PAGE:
(Tip of the Hat to Boris)

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Posted by Jeff | 9 Comments

US Airways is running a 100% promotion on shared miles until April 13! This is my FAVOURITE promotion by far as it allows you to generate points at 1.15 cents each.

The promotion runs as follows:

Transfer Bonuses

Transfer Bonuses Chart

The bonuses max out at 100% only between 30,000 and 50,000 miles. Transfers which aren’t that amount aren’t such a great value. It’ll cost you $567.50 to share 50,000 miles. As well, GST/HST will be charged to Canadian residents.

Purchase Cost

For those of you who aren’t familiar with the share promo (or need a refresher), this post talks about my strategy to maximize the promotion.

Purchases are processed by points.com in USD. That means it’s best for you to use a card with strongest everyday earnings and for Canadians, a card with no foreign transaction fee.

Should I participate in the promotion?

This question is something that’s heavily dependent on your travel plans, but I’d recommend going for it IF you can in a pinch redeem for an award within the next 15 months or so, which is when US Airways will still have this award chart with the current routing rules. It’s highly likely when US Airways merges with American under the American name that there will only be one combined loyalty program operating. The point where a devaluation would occur is at when both programs merge and your AAdvantage and US Dividend Miles accounts are merged, which means as long as you are able to spend the miles before then (and actually do need to go on a trip) it’ll be worth it. I only recommend you to purchase miles if you have a trip you can redeem on BEFORE the devaluation in the future.

I think US Airways miles are currently the most valuable oneworld currency, because it’s the only currency that I know of which has decent award redemption levels and routing rules that let you go all over the place, including North Asia via Europe for only 90,000 miles in business class. At this point the previous for Star Alliance awards still apply for the most part. I’m assuming this will change as well when the programs merge. I talked about my first of many US Dividend Miles oneworld redemption here, which you can read if you want to learn more in detail about routing rules.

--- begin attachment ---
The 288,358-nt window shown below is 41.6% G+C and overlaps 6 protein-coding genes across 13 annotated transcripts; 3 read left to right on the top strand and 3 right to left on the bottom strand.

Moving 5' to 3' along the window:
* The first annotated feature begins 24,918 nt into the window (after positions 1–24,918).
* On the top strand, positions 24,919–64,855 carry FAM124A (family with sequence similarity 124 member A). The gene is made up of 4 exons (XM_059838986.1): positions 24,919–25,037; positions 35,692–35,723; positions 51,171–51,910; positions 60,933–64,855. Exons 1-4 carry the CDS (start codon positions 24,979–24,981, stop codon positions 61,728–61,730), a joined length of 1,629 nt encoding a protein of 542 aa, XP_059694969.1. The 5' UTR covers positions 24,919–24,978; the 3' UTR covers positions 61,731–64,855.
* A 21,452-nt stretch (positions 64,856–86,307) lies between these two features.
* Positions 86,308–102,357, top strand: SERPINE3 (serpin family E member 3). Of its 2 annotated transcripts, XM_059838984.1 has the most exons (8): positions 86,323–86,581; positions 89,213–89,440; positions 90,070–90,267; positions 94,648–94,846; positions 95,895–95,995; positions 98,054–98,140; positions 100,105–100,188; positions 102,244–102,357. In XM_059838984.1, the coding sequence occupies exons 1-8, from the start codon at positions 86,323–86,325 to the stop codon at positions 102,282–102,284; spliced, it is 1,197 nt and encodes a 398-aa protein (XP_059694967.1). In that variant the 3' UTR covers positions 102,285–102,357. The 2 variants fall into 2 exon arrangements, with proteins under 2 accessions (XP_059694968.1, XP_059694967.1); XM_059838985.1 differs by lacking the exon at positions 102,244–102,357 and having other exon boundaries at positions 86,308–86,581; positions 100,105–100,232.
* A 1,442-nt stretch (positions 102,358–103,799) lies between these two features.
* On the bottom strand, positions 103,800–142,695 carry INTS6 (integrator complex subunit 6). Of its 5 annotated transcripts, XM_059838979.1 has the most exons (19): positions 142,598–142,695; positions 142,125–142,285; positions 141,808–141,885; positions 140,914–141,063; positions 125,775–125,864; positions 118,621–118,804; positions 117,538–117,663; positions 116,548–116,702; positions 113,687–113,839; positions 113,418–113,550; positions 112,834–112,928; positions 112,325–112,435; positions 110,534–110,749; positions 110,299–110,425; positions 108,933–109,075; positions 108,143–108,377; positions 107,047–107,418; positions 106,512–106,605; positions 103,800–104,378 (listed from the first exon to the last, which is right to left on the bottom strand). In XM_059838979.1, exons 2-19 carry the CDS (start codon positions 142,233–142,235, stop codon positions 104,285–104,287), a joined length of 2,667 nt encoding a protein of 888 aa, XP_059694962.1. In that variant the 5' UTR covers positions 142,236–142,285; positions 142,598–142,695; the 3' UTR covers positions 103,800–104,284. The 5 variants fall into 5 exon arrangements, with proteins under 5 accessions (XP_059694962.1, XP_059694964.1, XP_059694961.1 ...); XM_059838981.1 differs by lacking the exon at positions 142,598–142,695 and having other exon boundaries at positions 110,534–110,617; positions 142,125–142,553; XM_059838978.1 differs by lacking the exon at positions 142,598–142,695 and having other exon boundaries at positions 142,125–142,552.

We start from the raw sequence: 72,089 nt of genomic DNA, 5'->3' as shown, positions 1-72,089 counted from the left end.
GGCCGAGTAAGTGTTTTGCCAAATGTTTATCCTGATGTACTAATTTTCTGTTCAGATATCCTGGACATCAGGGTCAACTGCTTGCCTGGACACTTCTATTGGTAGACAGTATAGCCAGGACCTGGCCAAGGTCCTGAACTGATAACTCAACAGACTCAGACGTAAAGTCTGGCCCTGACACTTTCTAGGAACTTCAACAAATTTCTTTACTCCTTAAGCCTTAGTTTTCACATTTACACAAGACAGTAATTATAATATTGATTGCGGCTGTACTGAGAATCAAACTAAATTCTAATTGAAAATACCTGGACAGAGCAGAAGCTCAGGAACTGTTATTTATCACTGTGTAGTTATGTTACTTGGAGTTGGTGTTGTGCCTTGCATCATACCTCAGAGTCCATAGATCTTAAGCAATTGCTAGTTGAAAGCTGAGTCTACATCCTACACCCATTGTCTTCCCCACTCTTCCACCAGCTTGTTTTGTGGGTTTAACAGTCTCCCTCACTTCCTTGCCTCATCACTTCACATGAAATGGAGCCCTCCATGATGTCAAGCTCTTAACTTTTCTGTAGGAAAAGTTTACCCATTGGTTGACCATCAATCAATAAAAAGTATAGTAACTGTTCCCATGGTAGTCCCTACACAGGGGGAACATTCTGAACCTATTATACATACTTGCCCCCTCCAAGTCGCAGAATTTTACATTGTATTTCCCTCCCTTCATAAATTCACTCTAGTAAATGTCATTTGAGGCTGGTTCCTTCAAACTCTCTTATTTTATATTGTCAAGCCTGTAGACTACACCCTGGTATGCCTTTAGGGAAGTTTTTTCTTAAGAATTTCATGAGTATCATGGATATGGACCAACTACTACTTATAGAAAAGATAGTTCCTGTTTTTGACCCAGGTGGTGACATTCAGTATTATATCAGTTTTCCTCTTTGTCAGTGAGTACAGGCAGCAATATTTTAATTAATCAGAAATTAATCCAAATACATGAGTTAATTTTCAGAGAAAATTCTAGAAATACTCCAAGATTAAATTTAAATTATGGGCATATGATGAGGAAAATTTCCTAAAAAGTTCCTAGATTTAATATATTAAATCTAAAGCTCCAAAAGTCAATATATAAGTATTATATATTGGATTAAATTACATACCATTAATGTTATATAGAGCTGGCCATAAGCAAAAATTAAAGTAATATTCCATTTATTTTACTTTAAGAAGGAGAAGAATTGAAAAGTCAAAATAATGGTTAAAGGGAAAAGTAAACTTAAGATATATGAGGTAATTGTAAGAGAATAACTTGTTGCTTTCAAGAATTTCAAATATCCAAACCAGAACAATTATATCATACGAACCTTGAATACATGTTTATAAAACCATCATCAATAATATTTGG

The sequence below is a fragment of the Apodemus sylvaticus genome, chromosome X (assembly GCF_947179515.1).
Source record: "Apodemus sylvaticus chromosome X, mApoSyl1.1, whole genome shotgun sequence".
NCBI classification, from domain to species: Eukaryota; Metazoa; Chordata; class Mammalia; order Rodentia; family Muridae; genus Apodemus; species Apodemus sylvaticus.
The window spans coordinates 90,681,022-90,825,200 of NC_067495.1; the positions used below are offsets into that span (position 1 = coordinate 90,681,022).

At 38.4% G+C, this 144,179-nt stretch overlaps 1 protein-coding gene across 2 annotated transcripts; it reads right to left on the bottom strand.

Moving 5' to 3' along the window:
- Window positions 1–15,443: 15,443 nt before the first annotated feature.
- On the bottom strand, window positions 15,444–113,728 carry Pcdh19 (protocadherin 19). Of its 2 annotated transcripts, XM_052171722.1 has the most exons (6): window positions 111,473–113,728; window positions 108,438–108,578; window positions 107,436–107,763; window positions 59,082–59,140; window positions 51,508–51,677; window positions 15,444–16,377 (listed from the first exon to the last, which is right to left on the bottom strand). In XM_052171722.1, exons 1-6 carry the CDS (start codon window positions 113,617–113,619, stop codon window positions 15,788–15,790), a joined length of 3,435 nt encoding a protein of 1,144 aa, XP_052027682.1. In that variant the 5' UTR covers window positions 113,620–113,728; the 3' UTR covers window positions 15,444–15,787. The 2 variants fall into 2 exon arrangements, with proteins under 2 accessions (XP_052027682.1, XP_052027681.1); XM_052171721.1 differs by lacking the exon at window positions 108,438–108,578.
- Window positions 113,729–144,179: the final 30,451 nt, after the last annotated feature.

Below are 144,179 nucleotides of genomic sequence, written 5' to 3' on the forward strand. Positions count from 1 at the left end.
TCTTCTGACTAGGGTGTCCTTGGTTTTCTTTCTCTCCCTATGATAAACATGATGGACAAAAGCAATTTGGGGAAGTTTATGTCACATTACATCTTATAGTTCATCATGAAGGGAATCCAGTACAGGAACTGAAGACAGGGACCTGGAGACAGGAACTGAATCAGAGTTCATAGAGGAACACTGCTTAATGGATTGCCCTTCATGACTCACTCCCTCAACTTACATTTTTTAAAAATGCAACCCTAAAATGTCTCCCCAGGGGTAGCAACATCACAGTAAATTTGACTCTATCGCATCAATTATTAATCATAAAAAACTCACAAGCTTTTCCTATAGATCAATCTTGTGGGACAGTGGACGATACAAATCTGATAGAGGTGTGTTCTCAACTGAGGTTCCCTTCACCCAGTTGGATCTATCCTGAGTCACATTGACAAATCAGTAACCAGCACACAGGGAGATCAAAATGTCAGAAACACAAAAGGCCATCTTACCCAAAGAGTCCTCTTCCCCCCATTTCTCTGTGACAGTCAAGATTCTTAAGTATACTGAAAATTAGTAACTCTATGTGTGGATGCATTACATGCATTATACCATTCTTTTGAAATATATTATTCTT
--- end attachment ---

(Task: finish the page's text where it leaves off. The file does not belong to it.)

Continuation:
If you don’t have any miles in an account, you’d best look for a partner to do a trade with. You can also top up your accounts with a points.com Aeroplan to US Airways transfer if you want to do an F award or transfer into your accounts from SPG, although those may take several days which means you might not see the miles in your account before the end of the promotion. The last time US Airways offered a share promotion was December and October last year, so I’m not sure whether it’ll run again in the future (although I certainly hope it will). In previous years they usually ran it once per year.

You can share miles through this link.

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Posted by Jeff | One Comment

As you may or may not know, US Airways joined oneworld just a few days ago. This meant that you can use your Dividend miles on oneworld partners. They retained the same award chart price levels as their previous star alliance awards, which had several very good redemptions.

This is their award chart:

US Airways Oneworld Award Chart

US Airways Oneworld Award Chart

US Airways Award Booking Basics

The other good thing with their redemptions is very lax routing rules. If you don’t recall, here are the “main” rules which remain the same as the previous Star Alliance bookings, in order of their difficulty to break:

  • One stopover or open jaw per multi-region award
  • Maximum 10 segments in an award
  • Stopover has to be a gateway city with oneworld or US Airways

I’ve booked or seen awards that do break all of the above rules, so it’s a matter of calling multiple times and hitting the jackpot with a clueless agent. The other “rule” that agents often cite is that you’re above the maximum permitted mileage. As far as I know US Airways uses 25M for MPM but often it’s completely arbitrary what agents decide is valid or not, and it tends to be that you have a lot of segments. These rules still apply with the new oneworld bookings.